“Let our rigorous testing and reviews be your guidelines to A/V equipment – not marketing slogans”
Facebook Youtube Twitter instagram pinterest

Loudspeaker Design Cookbook, 8th Edition Vol.1 Review

by May 02, 2024
Loudspeaker Design Cookbook 8th Edition

Loudspeaker Design Cookbook 8th Edition

LDC8 coverAs a loudspeaker reviewer, it’s not always easy to evaluate loudspeaker designs that fall under my analysis. But after reading the recently released 8th edition of Vance Dickason’s Loudspeaker Design Cookbook, I can say that criticizing loudspeaker designs is a lot easier than actually engaging in the design work. While it’s an obvious remark to say that it is easier to criticize than it is to create, the Loudspeaker Design Cookbook drives that point home with a hammer. Loudspeaker design is rather complex stuff, especially for those who are trying to get every detail right. However, the Loudspeaker Design Cookbook provides paths for good engineering practices from amateurs to seasoned pros to help their design work at every level.

I will say that the title of the book is a slight misnomer. The Loudspeaker Design Cookbook (Vol 1) doesn’t provide ‘recipes’ for loudspeakers in the sense that it contains instructions on how to build specific speakers. Rather, it is a tutorial on how to design a competent loudspeaker. If you want to learn how to design a good loudspeaker, this book is for you. On the other hand, if you want to make some loudspeakers using an existing instruction set, this volume doesn’t do that. Volume 2 does go into specific designs, but only as case studies in design decisions rather than instructions for making particular speakers. For those who want to build their own speakers from pre-existing designs, there are many well-regarded kits from Parts Express, Madisound, CSS Audio, and GSG Audio Design to choose from. Audioholics recently took a stab at that ourselves in our review of the Parts Express Orian bookshelf speaker kit.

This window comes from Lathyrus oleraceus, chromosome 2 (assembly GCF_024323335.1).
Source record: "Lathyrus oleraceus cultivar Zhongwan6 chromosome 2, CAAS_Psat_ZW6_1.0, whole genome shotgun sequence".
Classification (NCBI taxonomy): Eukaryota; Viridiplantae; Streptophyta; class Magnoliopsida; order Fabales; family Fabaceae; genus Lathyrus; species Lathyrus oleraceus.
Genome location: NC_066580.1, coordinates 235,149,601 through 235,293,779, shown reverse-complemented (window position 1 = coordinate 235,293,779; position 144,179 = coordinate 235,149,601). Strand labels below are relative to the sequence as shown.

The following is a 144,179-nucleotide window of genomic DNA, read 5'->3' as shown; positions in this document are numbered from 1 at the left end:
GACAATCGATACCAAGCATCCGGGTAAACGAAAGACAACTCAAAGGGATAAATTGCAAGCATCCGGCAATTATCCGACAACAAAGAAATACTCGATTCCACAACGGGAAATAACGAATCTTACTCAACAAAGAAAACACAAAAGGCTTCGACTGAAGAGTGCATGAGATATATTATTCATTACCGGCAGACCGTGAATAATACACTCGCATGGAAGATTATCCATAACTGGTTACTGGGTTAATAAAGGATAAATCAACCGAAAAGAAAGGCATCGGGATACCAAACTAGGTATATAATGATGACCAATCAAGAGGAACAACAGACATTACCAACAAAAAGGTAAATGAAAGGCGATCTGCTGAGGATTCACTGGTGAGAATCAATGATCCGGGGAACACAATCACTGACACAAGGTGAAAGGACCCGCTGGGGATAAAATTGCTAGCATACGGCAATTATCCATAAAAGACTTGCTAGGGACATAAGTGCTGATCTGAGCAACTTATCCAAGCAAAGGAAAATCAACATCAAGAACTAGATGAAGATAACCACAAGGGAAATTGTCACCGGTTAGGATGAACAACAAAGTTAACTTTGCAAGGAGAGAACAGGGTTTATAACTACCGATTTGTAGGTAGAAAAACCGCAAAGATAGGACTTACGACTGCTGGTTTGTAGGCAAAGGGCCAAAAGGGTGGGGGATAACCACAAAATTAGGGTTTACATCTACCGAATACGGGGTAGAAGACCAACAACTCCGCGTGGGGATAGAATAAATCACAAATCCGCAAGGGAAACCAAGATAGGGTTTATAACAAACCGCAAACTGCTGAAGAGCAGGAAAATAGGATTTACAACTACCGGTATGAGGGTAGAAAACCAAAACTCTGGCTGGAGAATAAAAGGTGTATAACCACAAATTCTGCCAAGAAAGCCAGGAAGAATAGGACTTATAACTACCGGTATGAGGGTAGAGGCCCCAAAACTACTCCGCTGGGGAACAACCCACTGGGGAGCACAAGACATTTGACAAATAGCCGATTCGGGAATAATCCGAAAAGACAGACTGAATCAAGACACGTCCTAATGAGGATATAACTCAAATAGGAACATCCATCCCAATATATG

Vance Dickason - The Author

Anyone who writes a book called the “Loudspeaker Design Cookbook” is going to need some serious qualifications to use such an ambitious book title, but this book certainly has a very qualified author indeed. Vance Dickason has been in the loudspeaker industry since 1974 and has authored every edition of the Loudspeaker Design Cookbook since its first edition in 1978. He is an editor and contributor to Voice Coil magazine and has written articles for many other audio publications as well. He has designed hundreds of loudspeakers as an engineering consultant for a long list of respected audio companies. Furthermore, he has had extensive involvement with the AES on the subject of testing and measurement. This is just a partial list of his accomplishments in the loudspeaker business, and his experience makes him a great guide to loudspeaker design. In the course of reviewing loudspeakers, I have had many conversations with talented engineers who are responsible for many highly-regarded speakers, and quite a few of them have spoken highly of Mr. Dickason as well as praised various editions of the Loudspeaker Design Cookbook.

So You Want to Design a Loudspeaker, Eh?